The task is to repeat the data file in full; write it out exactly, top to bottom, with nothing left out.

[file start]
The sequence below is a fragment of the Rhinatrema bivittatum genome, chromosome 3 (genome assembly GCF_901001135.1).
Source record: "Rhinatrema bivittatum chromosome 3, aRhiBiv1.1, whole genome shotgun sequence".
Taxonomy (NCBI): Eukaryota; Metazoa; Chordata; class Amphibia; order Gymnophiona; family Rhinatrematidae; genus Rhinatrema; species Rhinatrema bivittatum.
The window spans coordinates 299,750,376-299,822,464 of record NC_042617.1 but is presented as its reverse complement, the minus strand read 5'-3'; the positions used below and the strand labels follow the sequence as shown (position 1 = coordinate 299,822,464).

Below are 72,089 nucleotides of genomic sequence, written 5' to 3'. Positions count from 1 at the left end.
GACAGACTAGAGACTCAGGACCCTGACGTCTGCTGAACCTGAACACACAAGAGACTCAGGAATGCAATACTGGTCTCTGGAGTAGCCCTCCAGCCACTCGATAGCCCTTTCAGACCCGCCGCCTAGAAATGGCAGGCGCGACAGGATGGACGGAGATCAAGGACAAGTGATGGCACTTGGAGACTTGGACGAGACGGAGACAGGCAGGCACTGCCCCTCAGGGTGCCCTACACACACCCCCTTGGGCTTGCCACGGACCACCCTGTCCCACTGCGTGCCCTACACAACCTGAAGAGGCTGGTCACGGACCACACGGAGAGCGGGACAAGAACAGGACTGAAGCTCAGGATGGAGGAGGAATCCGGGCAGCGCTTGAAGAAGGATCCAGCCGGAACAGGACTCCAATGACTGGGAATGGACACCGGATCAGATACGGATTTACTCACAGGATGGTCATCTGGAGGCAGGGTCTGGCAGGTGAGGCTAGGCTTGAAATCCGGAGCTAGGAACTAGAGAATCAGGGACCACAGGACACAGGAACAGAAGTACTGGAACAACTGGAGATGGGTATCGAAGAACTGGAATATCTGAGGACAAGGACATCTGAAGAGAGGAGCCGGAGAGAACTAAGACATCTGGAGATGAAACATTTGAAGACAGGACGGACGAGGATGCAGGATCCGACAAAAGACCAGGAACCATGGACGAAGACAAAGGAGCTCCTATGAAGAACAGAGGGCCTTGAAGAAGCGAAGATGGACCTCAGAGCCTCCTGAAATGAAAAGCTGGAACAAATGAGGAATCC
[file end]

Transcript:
The sequence below is a fragment of the Rhinatrema bivittatum genome, chromosome 3 (genome assembly GCF_901001135.1).
Source record: "Rhinatrema bivittatum chromosome 3, aRhiBiv1.1, whole genome shotgun sequence".
Taxonomy (NCBI): Eukaryota; Metazoa; Chordata; class Amphibia; order Gymnophiona; family Rhinatrematidae; genus Rhinatrema; species Rhinatrema bivittatum.
The window spans coordinates 299,750,376-299,822,464 of record NC_042617.1 but is presented as its reverse complement, the minus strand read 5'-3'; the positions used below and the strand labels follow the sequence as shown (position 1 = coordinate 299,822,464).

Below are 72,089 nucleotides of genomic sequence, written 5' to 3'. Positions count from 1 at the left end.
GACAGACTAGAGACTCAGGACCCTGACGTCTGCTGAACCTGAACACACAAGAGACTCAGGAATGCAATACTGGTCTCTGGAGTAGCCCTCCAGCCACTCGATAGCCCTTTCAGACCCGCCGCCTAGAAATGGCAGGCGCGACAGGATGGACGGAGATCAAGGACAAGTGATGGCACTTGGAGACTTGGACGAGACGGAGACAGGCAGGCACTGCCCCTCAGGGTGCCCTACACACACCCCCTTGGGCTTGCCACGGACCACCCTGTCCCACTGCGTGCCCTACACAACCTGAAGAGGCTGGTCACGGACCACACGGAGAGCGGGACAAGAACAGGACTGAAGCTCAGGATGGAGGAGGAATCCGGGCAGCGCTTGAAGAAGGATCCAGCCGGAACAGGACTCCAATGACTGGGAATGGACACCGGATCAGATACGGATTTACTCACAGGATGGTCATCTGGAGGCAGGGTCTGGCAGGTGAGGCTAGGCTTGAAATCCGGAGCTAGGAACTAGAGAATCAGGGACCACAGGACACAGGAACAGAAGTACTGGAACAACTGGAGATGGGTATCGAAGAACTGGAATATCTGAGGACAAGGACATCTGAAGAGAGGAGCCGGAGAGAACTAAGACATCTGGAGATGAAACATTTGAAGACAGGACGGACGAGGATGCAGGATCCGACAAAAGACCAGGAACCATGGACGAAGACAAAGGAGCTCCTATGAAGAACAGAGGGCCTTGAAGAAGCGAAGATGGACCTCAGAGCCTCCTGAAATGAAAAGCTGGAACAAATGAGGAATCC